(Above) Donatello and the Making of Art, 1400-1500 (artist's impression). © MUMA
The Medieval and Renaissance gallery, the 11-suite, £31.8 million story of European art and symbolic conclusion of a decade-long £120 million overhaul at the Victoria and Albert Museum, has opened at the London institution to a rapturous reception from critics.
A day-lit emporium built on glass beams, the themed galleries position dramatic sculptures next to an artificial courtyard complete with trees and water.
Exhibits chosen from the past 1,000 years include pieces by Donatello, a Florentine chapel, St Thomas Becket’s Casket, statuettes and the Dutch Troy Tapestry, displayed for the first time in 20 years following thousands of hours of conservation work.
Giovanni Bologna (Giambologna), Samson Slaying A Philistine (circa 1560-62). © V and A Images
The Rise of the Gothic section is dedicated to 13th century stained glass from France, but five small notebooks used by Leonardo da Vinci in the late 15th and early 16th century are probably the most high-profile exhibits, galvanised by an interactive screen allowing visitors to study the pages in minute detail.
"Don't imagine that you can even begin to come to terms with the display in one visit," wrote Rachel Campbell-Johnston in The Times.
"The V and A encourages us to see beyond the purely aesthetic value of objects. It tries to give them another voice. It tries to let them sing — sometimes quite literally," she added, observing a choir book in the Faiths and Empires gallery which visitors can listen to through a headset as they peruse the four floors.
Renaissance City 1350-1600, "inside the church" (artist's impression). © MUMA
The Telegraph's Richard Dorment surmised the capacity the Museum has to frustrate in a glowingly relieved report, having "raced through galleries that need a lifetime to see properly" as he potentially "left out whole schools of art, entire mediums, and some of the most famous treasures in a world famous collection."
He praised architects MUMA and the resident curators for creating "a triumph", echoed by the Guardian's Jonathan Jones, who broke out various superlatives before settling on "wonderful" for his finale.
The Symmachi panel Late Antique (Rome) (circa 400). © V and A images
The team behind the new set-up may feel some vindication at the response. Most notably boosted by the Heritage Lottery Fund – to the tune of £10 million – the project began in 2001, and extensive mock-up sessions have been informing negotiations on the intricacies of the galleries since July 2007.
A shortlist of key dates to cover was drawn up in June 2008, and Gallery Educator Stuart Frost spoke of a "timeline conundrum" between the dual options of a graphic timeline or the rundown of key facts between 300 and 1600AD he ultimately decided to use.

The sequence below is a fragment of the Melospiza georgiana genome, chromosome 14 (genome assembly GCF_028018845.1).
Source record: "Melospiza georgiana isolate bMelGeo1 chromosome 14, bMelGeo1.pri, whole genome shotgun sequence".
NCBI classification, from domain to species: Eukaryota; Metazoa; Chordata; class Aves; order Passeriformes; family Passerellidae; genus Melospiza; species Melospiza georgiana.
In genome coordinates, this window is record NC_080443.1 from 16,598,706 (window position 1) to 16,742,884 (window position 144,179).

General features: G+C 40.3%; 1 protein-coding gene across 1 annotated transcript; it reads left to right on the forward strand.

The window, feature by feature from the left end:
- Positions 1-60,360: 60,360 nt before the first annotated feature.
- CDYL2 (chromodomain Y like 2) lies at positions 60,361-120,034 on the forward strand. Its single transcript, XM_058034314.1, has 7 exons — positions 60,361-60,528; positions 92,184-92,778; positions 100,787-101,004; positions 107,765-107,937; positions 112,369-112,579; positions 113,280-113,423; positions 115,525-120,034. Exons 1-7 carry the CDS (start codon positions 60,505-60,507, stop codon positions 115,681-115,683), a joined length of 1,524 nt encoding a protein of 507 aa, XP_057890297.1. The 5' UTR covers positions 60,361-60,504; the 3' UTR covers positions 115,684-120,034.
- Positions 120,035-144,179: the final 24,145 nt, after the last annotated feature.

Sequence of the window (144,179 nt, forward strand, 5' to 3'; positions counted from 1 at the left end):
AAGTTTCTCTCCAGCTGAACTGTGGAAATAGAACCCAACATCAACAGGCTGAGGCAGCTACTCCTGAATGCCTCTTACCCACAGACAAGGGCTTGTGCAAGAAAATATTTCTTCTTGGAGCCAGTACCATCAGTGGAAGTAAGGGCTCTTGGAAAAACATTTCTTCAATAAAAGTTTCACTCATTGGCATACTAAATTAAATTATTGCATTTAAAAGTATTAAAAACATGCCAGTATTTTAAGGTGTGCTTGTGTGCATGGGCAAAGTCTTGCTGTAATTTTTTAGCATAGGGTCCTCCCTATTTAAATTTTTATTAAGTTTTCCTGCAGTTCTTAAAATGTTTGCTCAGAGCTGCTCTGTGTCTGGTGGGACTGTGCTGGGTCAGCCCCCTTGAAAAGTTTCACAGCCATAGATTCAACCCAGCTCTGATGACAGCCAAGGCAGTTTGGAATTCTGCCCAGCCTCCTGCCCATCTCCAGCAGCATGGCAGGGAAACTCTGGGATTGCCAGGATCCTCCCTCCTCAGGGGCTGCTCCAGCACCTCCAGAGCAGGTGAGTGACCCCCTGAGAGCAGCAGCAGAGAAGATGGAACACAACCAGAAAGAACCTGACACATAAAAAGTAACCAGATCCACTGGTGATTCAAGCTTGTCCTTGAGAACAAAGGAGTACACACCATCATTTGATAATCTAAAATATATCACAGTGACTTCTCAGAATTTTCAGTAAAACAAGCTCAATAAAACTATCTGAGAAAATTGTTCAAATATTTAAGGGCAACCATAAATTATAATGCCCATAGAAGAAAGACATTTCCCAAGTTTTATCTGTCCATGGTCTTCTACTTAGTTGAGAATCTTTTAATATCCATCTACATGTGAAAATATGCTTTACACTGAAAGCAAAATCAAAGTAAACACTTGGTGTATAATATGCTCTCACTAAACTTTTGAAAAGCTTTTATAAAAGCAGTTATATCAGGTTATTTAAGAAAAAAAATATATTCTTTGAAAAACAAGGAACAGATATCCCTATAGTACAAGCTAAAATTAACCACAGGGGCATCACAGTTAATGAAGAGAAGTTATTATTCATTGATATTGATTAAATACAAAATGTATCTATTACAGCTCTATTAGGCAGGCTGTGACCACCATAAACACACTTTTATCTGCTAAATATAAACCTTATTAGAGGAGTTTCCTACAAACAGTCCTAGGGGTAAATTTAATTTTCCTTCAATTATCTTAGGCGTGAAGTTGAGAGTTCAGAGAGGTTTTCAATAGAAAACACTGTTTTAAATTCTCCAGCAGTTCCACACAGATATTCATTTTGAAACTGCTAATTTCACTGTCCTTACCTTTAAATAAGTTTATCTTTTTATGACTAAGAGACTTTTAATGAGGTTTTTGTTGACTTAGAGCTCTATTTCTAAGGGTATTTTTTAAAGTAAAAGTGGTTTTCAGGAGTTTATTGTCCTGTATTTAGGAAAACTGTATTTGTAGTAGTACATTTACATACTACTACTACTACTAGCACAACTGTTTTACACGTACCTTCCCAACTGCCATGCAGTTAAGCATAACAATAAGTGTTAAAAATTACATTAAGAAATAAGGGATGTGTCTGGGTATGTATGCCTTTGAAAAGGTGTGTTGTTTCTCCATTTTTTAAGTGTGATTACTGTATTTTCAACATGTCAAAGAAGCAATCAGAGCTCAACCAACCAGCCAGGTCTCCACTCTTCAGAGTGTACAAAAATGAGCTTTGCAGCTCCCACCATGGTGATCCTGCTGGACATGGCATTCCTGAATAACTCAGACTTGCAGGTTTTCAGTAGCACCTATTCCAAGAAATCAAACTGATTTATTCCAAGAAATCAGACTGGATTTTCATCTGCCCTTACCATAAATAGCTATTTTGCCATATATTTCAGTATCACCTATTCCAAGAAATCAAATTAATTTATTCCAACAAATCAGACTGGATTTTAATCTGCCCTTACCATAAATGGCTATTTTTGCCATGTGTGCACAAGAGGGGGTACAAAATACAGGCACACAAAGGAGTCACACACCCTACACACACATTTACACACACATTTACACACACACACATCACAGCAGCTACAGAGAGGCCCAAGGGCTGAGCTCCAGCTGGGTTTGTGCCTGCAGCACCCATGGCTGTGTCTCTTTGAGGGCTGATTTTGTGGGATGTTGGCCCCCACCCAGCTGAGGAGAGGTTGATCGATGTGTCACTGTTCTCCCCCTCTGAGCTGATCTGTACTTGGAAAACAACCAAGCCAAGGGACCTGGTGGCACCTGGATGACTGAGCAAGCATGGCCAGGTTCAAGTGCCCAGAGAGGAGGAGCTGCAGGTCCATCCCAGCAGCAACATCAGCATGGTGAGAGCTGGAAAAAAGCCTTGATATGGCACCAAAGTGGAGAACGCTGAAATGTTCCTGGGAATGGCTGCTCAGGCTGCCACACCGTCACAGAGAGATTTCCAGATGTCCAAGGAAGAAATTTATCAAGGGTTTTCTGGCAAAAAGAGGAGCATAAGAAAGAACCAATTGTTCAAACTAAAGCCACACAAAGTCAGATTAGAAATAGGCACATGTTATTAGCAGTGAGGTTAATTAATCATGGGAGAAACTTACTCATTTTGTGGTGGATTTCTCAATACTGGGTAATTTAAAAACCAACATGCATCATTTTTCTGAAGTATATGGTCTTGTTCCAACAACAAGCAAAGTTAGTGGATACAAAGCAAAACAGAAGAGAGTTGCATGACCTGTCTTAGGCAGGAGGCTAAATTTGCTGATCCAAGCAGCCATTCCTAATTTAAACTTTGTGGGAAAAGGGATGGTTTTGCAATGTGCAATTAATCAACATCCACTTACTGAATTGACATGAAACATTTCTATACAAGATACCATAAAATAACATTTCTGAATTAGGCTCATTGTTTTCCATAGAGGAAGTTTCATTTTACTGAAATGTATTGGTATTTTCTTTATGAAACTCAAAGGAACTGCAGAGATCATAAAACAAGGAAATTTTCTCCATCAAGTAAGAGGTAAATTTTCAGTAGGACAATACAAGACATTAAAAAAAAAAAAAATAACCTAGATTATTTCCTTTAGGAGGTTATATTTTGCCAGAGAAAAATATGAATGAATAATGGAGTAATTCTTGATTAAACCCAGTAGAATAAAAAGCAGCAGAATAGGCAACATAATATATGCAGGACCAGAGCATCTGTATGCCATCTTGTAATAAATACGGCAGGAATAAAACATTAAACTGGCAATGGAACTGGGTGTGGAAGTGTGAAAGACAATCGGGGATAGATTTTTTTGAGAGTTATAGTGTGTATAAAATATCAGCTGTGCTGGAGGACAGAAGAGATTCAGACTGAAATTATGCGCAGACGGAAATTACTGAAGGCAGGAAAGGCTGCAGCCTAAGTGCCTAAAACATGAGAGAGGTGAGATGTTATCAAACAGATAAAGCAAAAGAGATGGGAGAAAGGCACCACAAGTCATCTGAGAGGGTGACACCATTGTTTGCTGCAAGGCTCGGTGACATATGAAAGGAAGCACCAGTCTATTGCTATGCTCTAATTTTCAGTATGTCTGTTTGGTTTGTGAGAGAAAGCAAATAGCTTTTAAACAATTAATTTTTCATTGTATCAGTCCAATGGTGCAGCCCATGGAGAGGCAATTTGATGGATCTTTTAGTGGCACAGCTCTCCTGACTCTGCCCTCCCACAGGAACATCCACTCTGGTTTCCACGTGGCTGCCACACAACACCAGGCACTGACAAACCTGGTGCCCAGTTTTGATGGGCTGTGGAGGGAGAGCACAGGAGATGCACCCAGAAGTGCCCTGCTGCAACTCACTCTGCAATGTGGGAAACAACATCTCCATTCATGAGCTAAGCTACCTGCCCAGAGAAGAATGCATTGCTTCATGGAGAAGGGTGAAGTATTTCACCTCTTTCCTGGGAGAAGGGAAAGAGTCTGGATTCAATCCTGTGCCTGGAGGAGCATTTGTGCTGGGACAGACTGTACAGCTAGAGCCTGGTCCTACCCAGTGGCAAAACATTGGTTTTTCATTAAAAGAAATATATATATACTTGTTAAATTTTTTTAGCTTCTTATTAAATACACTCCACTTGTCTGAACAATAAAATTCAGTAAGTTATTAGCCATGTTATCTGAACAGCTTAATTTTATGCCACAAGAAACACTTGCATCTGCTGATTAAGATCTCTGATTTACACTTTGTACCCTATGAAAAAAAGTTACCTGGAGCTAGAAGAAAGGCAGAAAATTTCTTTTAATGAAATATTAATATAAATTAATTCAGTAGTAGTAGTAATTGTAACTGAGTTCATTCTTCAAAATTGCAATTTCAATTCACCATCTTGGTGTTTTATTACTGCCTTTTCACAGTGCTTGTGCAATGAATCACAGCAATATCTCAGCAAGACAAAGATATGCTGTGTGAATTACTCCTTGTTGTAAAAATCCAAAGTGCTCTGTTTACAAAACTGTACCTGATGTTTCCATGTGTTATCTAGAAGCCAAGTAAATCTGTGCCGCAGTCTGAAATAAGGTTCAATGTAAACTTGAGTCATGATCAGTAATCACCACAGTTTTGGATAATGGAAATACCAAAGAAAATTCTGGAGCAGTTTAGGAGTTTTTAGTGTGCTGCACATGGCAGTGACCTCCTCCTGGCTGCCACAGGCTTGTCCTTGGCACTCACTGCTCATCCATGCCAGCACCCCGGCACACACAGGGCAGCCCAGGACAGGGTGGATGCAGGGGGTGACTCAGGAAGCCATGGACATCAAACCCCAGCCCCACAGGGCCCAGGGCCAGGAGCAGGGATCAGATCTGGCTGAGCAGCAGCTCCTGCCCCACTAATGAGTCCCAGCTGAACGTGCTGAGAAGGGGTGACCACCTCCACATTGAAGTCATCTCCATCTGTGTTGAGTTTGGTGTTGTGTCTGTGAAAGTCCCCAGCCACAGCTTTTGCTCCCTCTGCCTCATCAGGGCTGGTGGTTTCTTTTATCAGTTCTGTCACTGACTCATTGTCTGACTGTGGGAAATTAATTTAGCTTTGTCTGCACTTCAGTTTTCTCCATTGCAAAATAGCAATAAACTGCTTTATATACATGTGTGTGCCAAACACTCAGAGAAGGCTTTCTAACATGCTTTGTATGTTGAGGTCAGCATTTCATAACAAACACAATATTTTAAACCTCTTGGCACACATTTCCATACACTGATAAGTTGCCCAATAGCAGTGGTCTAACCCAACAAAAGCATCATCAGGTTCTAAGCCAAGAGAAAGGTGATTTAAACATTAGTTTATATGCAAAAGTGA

Reliquary casket of St Thomas Becket French (Limoges) (circa 1180-90). Support from National Heritage Memorial Fund, the Art Fund and other benefactors, © V&A images
"I often find it hard to believe that I have been working on the Medieval and Renaissance Galleries Project since June 2002," he said.
"There were four of us at the first project meeting. Now the project impacts on just about everybody working at the V&A in some way. It is hard to believe that after so many years the project is almost finished."
Tapestry depicting scenes of a Boar and Bear Hunt (detail). © V and A Medieval and Renaissance, Flickr
Frost has been part of intense debate about the 1,800 objects featured. "Mounting and fixing has been coming ever closer to the fore," he said.
"Every object to be displayed in the new galleries has been the subject of discussion to establish how it can be displayed to best effect.
"If an object is displayed too far back from the front of a case, or if the angle it is displayed at isn't quite right, visitors will be unable to fully enjoy the object.
"Many exhibition cases bear the marks left by visitor's noses or foreheads in their desperate attempts to get a good view of a beautiful object.
"Some objects are too fragile to be displayed at the ideal angle for a visitor, so finding the ideal solution can be a challenge."
The gallery in progress. © Stuart Frost, vam.ac.uk
Frost feels the Renaissance City room, chronicling the period between 1350 and 1600, will become a particular highlight.
"It is remarkable to see how the gallery spaces have been transformed," he observed.
"The vast size of the space and many of the objects within it will create a dramatic space that will be beautifully lit.
"It will also be a wonderful space for a wide range of events and for simply sitting, relaxing and contemplating."
Opens December 2 2009. Admission free.
Visit Stuart Frost’s blog for all the inside information on the galleries and the stories behind the exhibits, and head to the Museum’s Medieval and Renaissance galleries homepage for more explanations, videos and history on the displays.